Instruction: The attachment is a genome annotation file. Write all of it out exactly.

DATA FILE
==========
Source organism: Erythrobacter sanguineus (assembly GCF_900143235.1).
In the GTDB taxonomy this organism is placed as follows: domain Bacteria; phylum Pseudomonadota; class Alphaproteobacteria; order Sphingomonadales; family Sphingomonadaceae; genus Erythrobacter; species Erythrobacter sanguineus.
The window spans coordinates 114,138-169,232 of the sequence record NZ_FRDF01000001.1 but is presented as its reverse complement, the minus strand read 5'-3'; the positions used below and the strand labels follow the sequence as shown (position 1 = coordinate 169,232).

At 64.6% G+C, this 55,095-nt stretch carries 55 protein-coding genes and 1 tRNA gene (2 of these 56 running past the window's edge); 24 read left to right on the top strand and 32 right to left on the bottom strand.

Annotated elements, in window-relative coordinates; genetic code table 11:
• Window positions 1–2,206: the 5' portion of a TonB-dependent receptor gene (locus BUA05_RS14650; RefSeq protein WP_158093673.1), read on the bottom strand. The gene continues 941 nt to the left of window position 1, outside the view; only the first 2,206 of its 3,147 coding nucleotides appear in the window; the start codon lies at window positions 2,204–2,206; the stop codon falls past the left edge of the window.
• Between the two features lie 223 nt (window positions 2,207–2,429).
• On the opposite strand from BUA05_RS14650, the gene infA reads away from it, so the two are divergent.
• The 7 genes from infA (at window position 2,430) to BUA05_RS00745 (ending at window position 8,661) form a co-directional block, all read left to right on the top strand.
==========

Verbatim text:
Source organism: Erythrobacter sanguineus (assembly GCF_900143235.1).
In the GTDB taxonomy this organism is placed as follows: domain Bacteria; phylum Pseudomonadota; class Alphaproteobacteria; order Sphingomonadales; family Sphingomonadaceae; genus Erythrobacter; species Erythrobacter sanguineus.
The window spans coordinates 114,138-169,232 of the sequence record NZ_FRDF01000001.1 but is presented as its reverse complement, the minus strand read 5'-3'; the positions used below and the strand labels follow the sequence as shown (position 1 = coordinate 169,232).

At 64.6% G+C, this 55,095-nt stretch carries 55 protein-coding genes and 1 tRNA gene (2 of these 56 running past the window's edge); 24 read left to right on the top strand and 32 right to left on the bottom strand.

Annotated elements, in window-relative coordinates; genetic code table 11:
• Window positions 1–2,206: the 5' portion of a TonB-dependent receptor gene (locus BUA05_RS14650; RefSeq protein WP_158093673.1), read on the bottom strand. The gene continues 941 nt to the left of window position 1, outside the view; only the first 2,206 of its 3,147 coding nucleotides appear in the window; the start codon lies at window positions 2,204–2,206; the stop codon falls past the left edge of the window.
• Between the two features lie 223 nt (window positions 2,207–2,429).
• On the opposite strand from BUA05_RS14650, the gene infA reads away from it, so the two are divergent.
• The 7 genes from infA (at window position 2,430) to BUA05_RS00745 (ending at window position 8,661) form a co-directional block, all read left to right on the top strand.